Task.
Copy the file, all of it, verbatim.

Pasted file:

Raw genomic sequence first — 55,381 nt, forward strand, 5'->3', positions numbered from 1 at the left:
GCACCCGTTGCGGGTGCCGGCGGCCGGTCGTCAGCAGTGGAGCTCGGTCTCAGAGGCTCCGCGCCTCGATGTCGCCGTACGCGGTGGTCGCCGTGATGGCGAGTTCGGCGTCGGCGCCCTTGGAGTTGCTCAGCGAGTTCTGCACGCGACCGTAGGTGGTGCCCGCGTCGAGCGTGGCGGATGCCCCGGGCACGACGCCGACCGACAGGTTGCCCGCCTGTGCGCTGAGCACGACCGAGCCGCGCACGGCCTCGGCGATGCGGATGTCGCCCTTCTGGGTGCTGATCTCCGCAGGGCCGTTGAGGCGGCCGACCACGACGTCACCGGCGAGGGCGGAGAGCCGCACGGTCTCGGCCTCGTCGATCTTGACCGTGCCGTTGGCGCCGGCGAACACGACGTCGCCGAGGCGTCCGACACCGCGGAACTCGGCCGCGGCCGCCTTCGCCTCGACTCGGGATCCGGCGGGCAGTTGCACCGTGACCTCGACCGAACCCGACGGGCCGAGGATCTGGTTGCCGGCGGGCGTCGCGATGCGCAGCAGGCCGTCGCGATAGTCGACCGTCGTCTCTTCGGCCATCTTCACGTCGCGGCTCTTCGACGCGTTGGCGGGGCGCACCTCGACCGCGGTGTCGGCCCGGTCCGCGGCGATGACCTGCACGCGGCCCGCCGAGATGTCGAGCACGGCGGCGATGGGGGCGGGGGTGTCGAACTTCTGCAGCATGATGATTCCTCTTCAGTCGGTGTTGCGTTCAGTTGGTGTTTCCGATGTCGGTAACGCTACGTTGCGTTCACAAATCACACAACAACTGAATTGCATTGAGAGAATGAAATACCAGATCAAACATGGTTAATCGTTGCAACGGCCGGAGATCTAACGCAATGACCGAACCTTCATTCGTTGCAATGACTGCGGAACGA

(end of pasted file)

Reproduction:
Raw genomic sequence first — 55,381 nt, forward strand, 5'->3', positions numbered from 1 at the left:
GCACCCGTTGCGGGTGCCGGCGGCCGGTCGTCAGCAGTGGAGCTCGGTCTCAGAGGCTCCGCGCCTCGATGTCGCCGTACGCGGTGGTCGCCGTGATGGCGAGTTCGGCGTCGGCGCCCTTGGAGTTGCTCAGCGAGTTCTGCACGCGACCGTAGGTGGTGCCCGCGTCGAGCGTGGCGGATGCCCCGGGCACGACGCCGACCGACAGGTTGCCCGCCTGTGCGCTGAGCACGACCGAGCCGCGCACGGCCTCGGCGATGCGGATGTCGCCCTTCTGGGTGCTGATCTCCGCAGGGCCGTTGAGGCGGCCGACCACGACGTCACCGGCGAGGGCGGAGAGCCGCACGGTCTCGGCCTCGTCGATCTTGACCGTGCCGTTGGCGCCGGCGAACACGACGTCGCCGAGGCGTCCGACACCGCGGAACTCGGCCGCGGCCGCCTTCGCCTCGACTCGGGATCCGGCGGGCAGTTGCACCGTGACCTCGACCGAACCCGACGGGCCGAGGATCTGGTTGCCGGCGGGCGTCGCGATGCGCAGCAGGCCGTCGCGATAGTCGACCGTCGTCTCTTCGGCCATCTTCACGTCGCGGCTCTTCGACGCGTTGGCGGGGCGCACCTCGACCGCGGTGTCGGCCCGGTCCGCGGCGATGACCTGCACGCGGCCCGCCGAGATGTCGAGCACGGCGGCGATGGGGGCGGGGGTGTCGAACTTCTGCAGCATGATGATTCCTCTTCAGTCGGTGTTGCGTTCAGTTGGTGTTTCCGATGTCGGTAACGCTACGTTGCGTTCACAAATCACACAACAACTGAATTGCATTGAGAGAATGAAATACCAGATCAAACATGGTTAATCGTTGCAACGGCCGGAGATCTAACGCAATGACCGAACCTTCATTCGTTGCAATGACTGCGGAACGA